I thought about voting for Scott Brown. I wouldn’t say that I came close to voting for him, but I considered the idea without horror, so I think I understand why so many people did. Oddly enough, it is one of the same reasons I voted for Obama; I am not happy with the status quo.
In the Massachusetts senate race the choices, profoundly divergent, were also profoundly limited. After Alan Khazei, a truly independent voice was eliminated in the primary, we were left with either Coakley, a cipher of the Democrats, or Brown, a Sarah Palin Republican with wit and brains. Martha, the status quo, or Scott, the attractive symbol of change. In Massachusetts we like to think of ourselves as being leaders in the fray, keepers of the keys to liberty, wise in the ways of politics, a place for the nation to look when it has lost its way. We have relished being the birthplace of the Adamses, the abolitionists, the Kennedys, a lone voice against Nixon, a strong arm in the election of Barack Obama. So why did we elect a right wing conservative? Change.
After eight wearying years of George Bush during which even staunch Republicans became disillusioned, we needed change. We were tired of being a rogue nation on the world stage that would sooner die than reach accord on inconvenient ideas like climate change in which we could be singled out as one of the chief offenders. We were tired of Bush’s secrecy, his unlimited spending in a cause we never fully understood or supported, his continued assault on privacy and his imperious disregard of international conventions and the laws of our own land. We were tired of his handling of the economy, our houses becoming worth less and we were angry that our banks and bankers were acting like rich, spoiled brats with no parental discipline. We needed change.
Obama promised change and we embraced him with both arms. Daddy, welcome home. Father Abraham, where have you been? Conservatives and liberals slapped each other’s backs and gloried in our stand against racism, our historic venture into the vast potential of a post-racial landscape. Look, world, we are Americans, there is no place like this anywhere else on the planet. It was a prideful moment, but as pride often has a way of doing, it blinded us to our own motives. We were looking for Abraham Lincoln when we would have been better off with Franklin Roosevelt. Although it is still possible, change is a tricky master and Obama has not yet figured out how to lead it.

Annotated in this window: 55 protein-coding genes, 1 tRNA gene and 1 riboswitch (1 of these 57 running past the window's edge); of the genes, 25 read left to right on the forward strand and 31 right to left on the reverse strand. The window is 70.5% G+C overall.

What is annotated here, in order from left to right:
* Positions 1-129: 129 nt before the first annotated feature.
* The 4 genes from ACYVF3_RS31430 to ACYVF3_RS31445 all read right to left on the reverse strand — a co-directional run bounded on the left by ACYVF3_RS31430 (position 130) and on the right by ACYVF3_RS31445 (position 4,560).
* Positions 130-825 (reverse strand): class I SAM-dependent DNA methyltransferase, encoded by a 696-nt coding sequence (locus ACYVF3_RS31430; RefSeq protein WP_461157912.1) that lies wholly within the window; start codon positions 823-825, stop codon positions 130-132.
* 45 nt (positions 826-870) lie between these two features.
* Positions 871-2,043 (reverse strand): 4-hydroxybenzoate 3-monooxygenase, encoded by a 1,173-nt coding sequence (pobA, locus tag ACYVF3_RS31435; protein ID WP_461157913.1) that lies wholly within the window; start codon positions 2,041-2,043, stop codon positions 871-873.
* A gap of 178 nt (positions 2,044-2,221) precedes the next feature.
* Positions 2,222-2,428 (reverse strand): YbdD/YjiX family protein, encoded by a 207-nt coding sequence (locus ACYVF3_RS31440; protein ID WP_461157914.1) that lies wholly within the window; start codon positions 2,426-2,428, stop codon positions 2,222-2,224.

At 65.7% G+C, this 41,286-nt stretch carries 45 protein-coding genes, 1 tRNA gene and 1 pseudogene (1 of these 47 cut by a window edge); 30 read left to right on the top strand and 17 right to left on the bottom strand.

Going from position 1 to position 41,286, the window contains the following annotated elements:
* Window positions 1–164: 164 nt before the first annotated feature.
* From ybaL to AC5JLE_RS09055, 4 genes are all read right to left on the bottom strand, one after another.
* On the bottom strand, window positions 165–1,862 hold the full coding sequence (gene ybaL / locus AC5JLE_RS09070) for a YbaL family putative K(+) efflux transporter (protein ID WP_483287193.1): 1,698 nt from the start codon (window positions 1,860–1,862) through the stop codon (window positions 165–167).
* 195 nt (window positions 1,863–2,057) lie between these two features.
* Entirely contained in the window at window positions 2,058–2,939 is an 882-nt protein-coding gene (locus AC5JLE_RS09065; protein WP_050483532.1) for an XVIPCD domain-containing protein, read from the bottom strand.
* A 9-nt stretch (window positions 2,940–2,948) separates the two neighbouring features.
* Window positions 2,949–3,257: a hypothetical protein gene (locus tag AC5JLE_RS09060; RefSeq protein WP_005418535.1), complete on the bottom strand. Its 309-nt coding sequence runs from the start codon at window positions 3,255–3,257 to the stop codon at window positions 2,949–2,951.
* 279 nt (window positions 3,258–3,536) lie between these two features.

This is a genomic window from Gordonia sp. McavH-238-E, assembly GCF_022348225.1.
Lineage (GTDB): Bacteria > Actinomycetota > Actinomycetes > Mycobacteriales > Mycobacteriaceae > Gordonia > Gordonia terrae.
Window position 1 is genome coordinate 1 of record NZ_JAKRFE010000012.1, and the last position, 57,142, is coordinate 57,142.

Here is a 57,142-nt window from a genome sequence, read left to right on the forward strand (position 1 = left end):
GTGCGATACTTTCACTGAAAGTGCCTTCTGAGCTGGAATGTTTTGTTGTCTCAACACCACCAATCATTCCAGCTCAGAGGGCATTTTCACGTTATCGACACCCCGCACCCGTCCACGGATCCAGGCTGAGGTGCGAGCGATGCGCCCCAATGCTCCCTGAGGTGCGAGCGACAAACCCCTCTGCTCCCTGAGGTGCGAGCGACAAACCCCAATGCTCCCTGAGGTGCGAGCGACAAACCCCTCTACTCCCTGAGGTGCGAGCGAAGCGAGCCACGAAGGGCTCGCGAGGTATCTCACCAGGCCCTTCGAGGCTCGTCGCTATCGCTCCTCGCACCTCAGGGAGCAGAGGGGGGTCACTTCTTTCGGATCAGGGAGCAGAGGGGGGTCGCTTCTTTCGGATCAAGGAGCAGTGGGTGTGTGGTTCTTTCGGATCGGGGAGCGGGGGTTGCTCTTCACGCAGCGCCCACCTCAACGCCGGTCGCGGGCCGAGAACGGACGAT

That is no more evident than in Massachusetts where there is already a universal state health insurance plan signed into law by a Republican, where banks have not failed, where unemployment is under 10% and declining, where, until last night, not a single Republican graced its congressional delegation. Despite all of the apparent good news here, people still want change. I want change, I can feel it deep and inarticulate burning within me. The Obama revolution, which promised to speak it, is still burning inside me without a voice. So I asked myself, what change do I want? Is Scott Brown going to bring the change I want? My answer was no, so I voted for Coakley because her party’s positions are more closely aligned with my own. But far many more people, independents like me, said yes.
Yes, they said, we want change. We don’t like the way that our politicians behave. In Massachusetts we have seen the results when a single party controls it all. We have watched politics as usual become corruption as usual. We know what the party can do when the party is the only party. In Massachusetts, you are either a party member or you are on the outside. Outside your own government. There is no dialogue, no loyal opposition, no consideration or deliberation. It’s a lot like George Bush’s government all over again; you’re either with us or against us. Martha Coakley embodied that and she took it for granted that that was enough to win the election. In fact as she began to lose control, a control she never really had and all of the national Democrats came pouring into the state to rescue her from herself, the Republicans came here for the opposite reason. They came to ride the wave behind a man who stood up on his surfboard, bronze and tan in the Massachusetts winter and said that he was the new voice of change.
Sadly, people believed him. Gridlock will go on. Incivility will continue to fester. Money will continue to rule. Perhaps now even more than ever. Scott Brown is the color of the day, another change in shoes who will no doubt become a part of the business as usual machine. Scott Brown is not a voice for change because neither the Republicans nor the Democrats can be the voice of change. They are just different sides of the same old coin.